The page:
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Why are those options smiling?

SelectedWorks Author Profiles:

Wei Guan

Document Type


Publication Date


Date Issued

January 2002

Date Available

April 2013




The most popular explanation of the "smile" observed in Black-Scholes implied volatilities is that it is due to erroneous assumptions in the B-S model regarding tile return distribution, whether the assumption of constant volatility or the assumption of log-normal returns, that cause the calculated implied volatilities to differ from their true values. The presumption is that if the implied volatilities were calculated using a model based on correct distributional assumptions, the smile should disappear, i.e., the volatility becomes flat. There should be no profits to a trading strategy based on the B-S smile, as the options that Black-Scholes identifies as relatively over- or underpriced are in fact correctly priced. We find, however, that in the S&P 500 options market such delta-neutral strategies yield substantial pre-transaction cost profits. Actual profits are strongly correlated with the B-S model's predictions, although generally smaller. We conclude that while part of the volatility smile may be due to erroneous distributional assumptions in the B-S model, a substantial part must reflect other forces. The smile persists despite these substantial pre-transaction cost trading profits, because maintaining the trading portfolio's original low-risk profile requires frequent rebalancing that quickly eats away at profits. Although the portfolios are originally delta-neutral and either gamma- or vega-neutral, they quickly lose this neutrality.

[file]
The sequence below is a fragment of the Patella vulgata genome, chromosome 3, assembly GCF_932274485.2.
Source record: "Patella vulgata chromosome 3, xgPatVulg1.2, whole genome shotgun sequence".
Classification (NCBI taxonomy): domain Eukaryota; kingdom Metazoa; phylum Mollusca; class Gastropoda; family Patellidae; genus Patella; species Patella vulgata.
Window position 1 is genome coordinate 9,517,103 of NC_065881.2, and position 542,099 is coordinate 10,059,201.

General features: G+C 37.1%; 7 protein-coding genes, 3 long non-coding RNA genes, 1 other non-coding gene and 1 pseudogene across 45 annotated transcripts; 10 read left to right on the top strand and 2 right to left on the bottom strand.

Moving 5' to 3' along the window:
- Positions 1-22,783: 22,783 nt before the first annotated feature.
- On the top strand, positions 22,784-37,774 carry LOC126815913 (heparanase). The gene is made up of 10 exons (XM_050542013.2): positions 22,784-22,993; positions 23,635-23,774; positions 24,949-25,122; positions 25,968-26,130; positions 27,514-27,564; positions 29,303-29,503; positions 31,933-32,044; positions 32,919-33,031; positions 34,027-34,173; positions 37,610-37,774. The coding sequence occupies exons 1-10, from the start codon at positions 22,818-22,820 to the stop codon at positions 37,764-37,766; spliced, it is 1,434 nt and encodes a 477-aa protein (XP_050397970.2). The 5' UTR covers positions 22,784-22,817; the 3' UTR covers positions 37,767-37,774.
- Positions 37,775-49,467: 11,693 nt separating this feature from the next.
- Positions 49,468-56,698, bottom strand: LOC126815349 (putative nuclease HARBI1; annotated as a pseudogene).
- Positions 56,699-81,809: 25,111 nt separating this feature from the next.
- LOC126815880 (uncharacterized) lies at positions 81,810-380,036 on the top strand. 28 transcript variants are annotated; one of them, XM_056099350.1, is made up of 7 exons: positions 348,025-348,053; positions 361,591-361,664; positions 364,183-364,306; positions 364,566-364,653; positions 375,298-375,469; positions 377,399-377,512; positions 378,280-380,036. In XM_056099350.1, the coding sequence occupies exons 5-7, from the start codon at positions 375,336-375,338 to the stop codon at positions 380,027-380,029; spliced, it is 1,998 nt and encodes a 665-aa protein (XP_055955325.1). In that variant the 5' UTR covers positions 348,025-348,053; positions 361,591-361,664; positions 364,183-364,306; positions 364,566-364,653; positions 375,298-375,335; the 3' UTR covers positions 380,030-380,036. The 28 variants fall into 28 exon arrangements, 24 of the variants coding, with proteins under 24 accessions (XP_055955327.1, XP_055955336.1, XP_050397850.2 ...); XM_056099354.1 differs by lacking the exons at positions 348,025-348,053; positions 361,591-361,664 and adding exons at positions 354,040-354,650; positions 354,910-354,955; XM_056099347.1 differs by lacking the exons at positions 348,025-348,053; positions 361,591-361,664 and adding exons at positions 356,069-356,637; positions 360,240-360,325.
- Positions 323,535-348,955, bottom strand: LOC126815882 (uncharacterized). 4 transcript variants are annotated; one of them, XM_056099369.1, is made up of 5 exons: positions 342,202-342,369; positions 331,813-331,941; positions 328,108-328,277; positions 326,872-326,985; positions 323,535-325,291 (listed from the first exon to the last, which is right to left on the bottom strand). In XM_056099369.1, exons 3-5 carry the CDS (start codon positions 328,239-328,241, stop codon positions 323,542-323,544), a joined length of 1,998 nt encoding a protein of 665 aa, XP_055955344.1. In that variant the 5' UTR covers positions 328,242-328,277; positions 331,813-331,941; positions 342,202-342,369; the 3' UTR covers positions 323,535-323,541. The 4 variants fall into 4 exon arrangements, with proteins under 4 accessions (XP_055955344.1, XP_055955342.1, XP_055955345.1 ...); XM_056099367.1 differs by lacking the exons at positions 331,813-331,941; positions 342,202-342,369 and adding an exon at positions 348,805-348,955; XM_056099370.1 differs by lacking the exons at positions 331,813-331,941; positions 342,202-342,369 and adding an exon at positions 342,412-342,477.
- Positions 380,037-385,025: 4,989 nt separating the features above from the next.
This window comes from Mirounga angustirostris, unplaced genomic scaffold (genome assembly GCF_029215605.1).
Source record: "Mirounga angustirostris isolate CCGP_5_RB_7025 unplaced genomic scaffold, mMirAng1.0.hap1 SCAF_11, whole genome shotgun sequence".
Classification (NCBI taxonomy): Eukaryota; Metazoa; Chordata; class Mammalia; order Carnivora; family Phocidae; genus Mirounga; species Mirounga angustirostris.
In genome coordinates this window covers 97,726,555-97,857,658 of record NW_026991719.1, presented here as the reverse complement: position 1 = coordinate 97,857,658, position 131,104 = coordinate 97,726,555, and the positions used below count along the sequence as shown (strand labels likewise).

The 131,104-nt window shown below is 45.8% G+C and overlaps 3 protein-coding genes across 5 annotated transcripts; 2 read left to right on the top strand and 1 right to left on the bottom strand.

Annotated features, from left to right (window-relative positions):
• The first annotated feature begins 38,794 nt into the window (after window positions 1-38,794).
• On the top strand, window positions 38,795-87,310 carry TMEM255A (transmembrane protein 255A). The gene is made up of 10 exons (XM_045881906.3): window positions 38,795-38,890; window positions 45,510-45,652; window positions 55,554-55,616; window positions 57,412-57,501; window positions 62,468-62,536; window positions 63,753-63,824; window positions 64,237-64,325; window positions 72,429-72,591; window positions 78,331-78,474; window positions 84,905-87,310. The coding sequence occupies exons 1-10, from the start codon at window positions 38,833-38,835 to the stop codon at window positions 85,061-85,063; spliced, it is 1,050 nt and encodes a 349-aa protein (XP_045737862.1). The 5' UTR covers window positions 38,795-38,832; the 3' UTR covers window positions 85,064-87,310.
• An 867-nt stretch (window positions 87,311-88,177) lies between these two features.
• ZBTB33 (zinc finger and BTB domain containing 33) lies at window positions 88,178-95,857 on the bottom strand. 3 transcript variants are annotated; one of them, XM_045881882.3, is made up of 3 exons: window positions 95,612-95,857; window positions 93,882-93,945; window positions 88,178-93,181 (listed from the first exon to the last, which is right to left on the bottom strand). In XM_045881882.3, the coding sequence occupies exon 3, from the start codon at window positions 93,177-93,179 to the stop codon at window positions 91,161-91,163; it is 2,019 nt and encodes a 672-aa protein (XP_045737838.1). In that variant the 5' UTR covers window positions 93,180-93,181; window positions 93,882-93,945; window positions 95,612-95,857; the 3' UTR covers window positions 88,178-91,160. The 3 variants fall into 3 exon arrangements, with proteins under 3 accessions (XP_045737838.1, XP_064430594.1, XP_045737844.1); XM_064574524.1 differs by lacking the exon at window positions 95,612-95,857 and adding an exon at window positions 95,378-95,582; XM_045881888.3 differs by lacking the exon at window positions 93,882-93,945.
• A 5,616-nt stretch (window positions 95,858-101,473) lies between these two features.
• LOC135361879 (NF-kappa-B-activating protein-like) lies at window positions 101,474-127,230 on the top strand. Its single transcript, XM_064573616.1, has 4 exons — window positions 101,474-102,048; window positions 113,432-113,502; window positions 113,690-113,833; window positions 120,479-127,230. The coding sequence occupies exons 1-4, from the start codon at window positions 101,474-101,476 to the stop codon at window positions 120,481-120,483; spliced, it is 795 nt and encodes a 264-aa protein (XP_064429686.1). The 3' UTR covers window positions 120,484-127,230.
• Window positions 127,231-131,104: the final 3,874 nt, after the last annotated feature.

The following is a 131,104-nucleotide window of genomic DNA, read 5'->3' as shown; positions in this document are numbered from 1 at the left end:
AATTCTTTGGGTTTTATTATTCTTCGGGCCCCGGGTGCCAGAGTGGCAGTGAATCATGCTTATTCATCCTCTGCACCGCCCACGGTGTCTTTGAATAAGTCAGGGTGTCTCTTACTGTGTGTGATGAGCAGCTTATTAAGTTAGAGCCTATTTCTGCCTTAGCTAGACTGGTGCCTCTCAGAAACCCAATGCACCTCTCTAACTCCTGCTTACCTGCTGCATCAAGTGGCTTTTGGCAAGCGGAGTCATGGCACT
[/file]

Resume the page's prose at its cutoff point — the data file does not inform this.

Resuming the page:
Abstract only. Full-text article is available through licensed access provided by the publisher. Published in Journal of Derivatives, 10(2), 9-34. DOI: 10.3905/jod.2002.319193. Members of the USF System may access the full-text of the article through the authenticated link provided.




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